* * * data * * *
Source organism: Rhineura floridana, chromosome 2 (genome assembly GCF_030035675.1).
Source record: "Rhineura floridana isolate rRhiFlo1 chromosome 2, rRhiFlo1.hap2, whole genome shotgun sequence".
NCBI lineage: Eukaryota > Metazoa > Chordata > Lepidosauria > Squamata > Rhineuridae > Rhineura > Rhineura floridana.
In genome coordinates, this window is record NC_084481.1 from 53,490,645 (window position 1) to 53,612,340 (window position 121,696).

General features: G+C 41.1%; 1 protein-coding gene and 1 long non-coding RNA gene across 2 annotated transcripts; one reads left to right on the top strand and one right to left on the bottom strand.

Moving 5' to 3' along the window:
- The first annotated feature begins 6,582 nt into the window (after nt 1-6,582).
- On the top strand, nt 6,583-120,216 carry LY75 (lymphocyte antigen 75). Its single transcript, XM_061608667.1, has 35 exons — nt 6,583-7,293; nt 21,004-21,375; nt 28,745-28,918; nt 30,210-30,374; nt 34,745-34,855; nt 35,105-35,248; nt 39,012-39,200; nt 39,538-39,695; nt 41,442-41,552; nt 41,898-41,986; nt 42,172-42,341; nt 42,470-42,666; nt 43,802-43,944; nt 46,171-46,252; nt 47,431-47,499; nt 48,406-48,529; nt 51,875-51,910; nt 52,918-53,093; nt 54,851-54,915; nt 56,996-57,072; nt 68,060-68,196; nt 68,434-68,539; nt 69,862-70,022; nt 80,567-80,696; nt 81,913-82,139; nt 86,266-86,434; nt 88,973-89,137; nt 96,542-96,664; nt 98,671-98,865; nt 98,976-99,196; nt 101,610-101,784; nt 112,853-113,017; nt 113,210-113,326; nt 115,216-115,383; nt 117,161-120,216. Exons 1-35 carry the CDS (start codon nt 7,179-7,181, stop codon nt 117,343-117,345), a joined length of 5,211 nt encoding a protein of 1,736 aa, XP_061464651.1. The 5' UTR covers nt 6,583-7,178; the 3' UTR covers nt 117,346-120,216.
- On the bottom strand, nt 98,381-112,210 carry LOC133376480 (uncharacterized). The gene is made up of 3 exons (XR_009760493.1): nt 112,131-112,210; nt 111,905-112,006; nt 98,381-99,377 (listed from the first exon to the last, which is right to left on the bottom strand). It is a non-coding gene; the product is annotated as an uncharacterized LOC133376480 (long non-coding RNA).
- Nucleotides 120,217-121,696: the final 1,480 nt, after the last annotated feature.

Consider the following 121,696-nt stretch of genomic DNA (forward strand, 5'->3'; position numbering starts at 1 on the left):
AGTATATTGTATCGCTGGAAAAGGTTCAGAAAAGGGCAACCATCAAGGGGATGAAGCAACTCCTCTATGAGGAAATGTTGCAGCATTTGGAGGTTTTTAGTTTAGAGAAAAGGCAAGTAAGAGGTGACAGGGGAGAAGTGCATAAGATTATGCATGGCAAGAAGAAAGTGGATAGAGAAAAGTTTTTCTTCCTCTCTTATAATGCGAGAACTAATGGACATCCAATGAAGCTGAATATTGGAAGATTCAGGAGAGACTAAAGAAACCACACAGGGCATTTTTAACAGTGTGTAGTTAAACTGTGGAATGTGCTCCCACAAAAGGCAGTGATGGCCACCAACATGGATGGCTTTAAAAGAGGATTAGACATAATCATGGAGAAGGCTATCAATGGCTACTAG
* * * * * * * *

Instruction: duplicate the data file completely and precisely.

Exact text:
Source organism: Rhineura floridana, chromosome 2 (genome assembly GCF_030035675.1).
Source record: "Rhineura floridana isolate rRhiFlo1 chromosome 2, rRhiFlo1.hap2, whole genome shotgun sequence".
NCBI lineage: Eukaryota > Metazoa > Chordata > Lepidosauria > Squamata > Rhineuridae > Rhineura > Rhineura floridana.
In genome coordinates, this window is record NC_084481.1 from 53,490,645 (window position 1) to 53,612,340 (window position 121,696).

General features: G+C 41.1%; 1 protein-coding gene and 1 long non-coding RNA gene across 2 annotated transcripts; one reads left to right on the top strand and one right to left on the bottom strand.

Moving 5' to 3' along the window:
- The first annotated feature begins 6,582 nt into the window (after nt 1-6,582).
- On the top strand, nt 6,583-120,216 carry LY75 (lymphocyte antigen 75). Its single transcript, XM_061608667.1, has 35 exons — nt 6,583-7,293; nt 21,004-21,375; nt 28,745-28,918; nt 30,210-30,374; nt 34,745-34,855; nt 35,105-35,248; nt 39,012-39,200; nt 39,538-39,695; nt 41,442-41,552; nt 41,898-41,986; nt 42,172-42,341; nt 42,470-42,666; nt 43,802-43,944; nt 46,171-46,252; nt 47,431-47,499; nt 48,406-48,529; nt 51,875-51,910; nt 52,918-53,093; nt 54,851-54,915; nt 56,996-57,072; nt 68,060-68,196; nt 68,434-68,539; nt 69,862-70,022; nt 80,567-80,696; nt 81,913-82,139; nt 86,266-86,434; nt 88,973-89,137; nt 96,542-96,664; nt 98,671-98,865; nt 98,976-99,196; nt 101,610-101,784; nt 112,853-113,017; nt 113,210-113,326; nt 115,216-115,383; nt 117,161-120,216. Exons 1-35 carry the CDS (start codon nt 7,179-7,181, stop codon nt 117,343-117,345), a joined length of 5,211 nt encoding a protein of 1,736 aa, XP_061464651.1. The 5' UTR covers nt 6,583-7,178; the 3' UTR covers nt 117,346-120,216.
- On the bottom strand, nt 98,381-112,210 carry LOC133376480 (uncharacterized). The gene is made up of 3 exons (XR_009760493.1): nt 112,131-112,210; nt 111,905-112,006; nt 98,381-99,377 (listed from the first exon to the last, which is right to left on the bottom strand). It is a non-coding gene; the product is annotated as an uncharacterized LOC133376480 (long non-coding RNA).
- Nucleotides 120,217-121,696: the final 1,480 nt, after the last annotated feature.

Consider the following 121,696-nt stretch of genomic DNA (forward strand, 5'->3'; position numbering starts at 1 on the left):
AGTATATTGTATCGCTGGAAAAGGTTCAGAAAAGGGCAACCATCAAGGGGATGAAGCAACTCCTCTATGAGGAAATGTTGCAGCATTTGGAGGTTTTTAGTTTAGAGAAAAGGCAAGTAAGAGGTGACAGGGGAGAAGTGCATAAGATTATGCATGGCAAGAAGAAAGTGGATAGAGAAAAGTTTTTCTTCCTCTCTTATAATGCGAGAACTAATGGACATCCAATGAAGCTGAATATTGGAAGATTCAGGAGAGACTAAAGAAACCACACAGGGCATTTTTAACAGTGTGTAGTTAAACTGTGGAATGTGCTCCCACAAAAGGCAGTGATGGCCACCAACATGGATGGCTTTAAAAGAGGATTAGACATAATCATGGAGAAGGCTATCAATGGCTACTAG